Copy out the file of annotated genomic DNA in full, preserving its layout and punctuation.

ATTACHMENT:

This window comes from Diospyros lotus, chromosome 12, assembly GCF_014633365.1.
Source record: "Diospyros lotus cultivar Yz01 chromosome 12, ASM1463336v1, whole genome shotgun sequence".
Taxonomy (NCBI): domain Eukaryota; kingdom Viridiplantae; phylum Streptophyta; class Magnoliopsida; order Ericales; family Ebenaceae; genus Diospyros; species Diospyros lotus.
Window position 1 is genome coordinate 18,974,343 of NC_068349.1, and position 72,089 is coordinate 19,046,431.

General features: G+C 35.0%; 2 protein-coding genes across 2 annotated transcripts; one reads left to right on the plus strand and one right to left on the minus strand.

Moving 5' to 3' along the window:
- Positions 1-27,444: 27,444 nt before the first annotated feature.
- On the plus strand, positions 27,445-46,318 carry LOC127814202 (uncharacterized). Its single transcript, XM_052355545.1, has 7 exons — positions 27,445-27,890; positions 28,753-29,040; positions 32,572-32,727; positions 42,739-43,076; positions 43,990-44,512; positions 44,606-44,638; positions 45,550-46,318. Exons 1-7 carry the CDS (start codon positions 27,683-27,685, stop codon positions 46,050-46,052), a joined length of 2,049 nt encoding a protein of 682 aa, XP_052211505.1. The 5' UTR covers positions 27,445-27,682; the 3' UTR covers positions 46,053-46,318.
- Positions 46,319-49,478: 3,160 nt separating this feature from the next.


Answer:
This window comes from Diospyros lotus, chromosome 12, assembly GCF_014633365.1.
Source record: "Diospyros lotus cultivar Yz01 chromosome 12, ASM1463336v1, whole genome shotgun sequence".
Taxonomy (NCBI): domain Eukaryota; kingdom Viridiplantae; phylum Streptophyta; class Magnoliopsida; order Ericales; family Ebenaceae; genus Diospyros; species Diospyros lotus.
Window position 1 is genome coordinate 18,974,343 of NC_068349.1, and position 72,089 is coordinate 19,046,431.

General features: G+C 35.0%; 2 protein-coding genes across 2 annotated transcripts; one reads left to right on the plus strand and one right to left on the minus strand.

Moving 5' to 3' along the window:
- Positions 1-27,444: 27,444 nt before the first annotated feature.
- On the plus strand, positions 27,445-46,318 carry LOC127814202 (uncharacterized). Its single transcript, XM_052355545.1, has 7 exons — positions 27,445-27,890; positions 28,753-29,040; positions 32,572-32,727; positions 42,739-43,076; positions 43,990-44,512; positions 44,606-44,638; positions 45,550-46,318. Exons 1-7 carry the CDS (start codon positions 27,683-27,685, stop codon positions 46,050-46,052), a joined length of 2,049 nt encoding a protein of 682 aa, XP_052211505.1. The 5' UTR covers positions 27,445-27,682; the 3' UTR covers positions 46,053-46,318.
- Positions 46,319-49,478: 3,160 nt separating this feature from the next.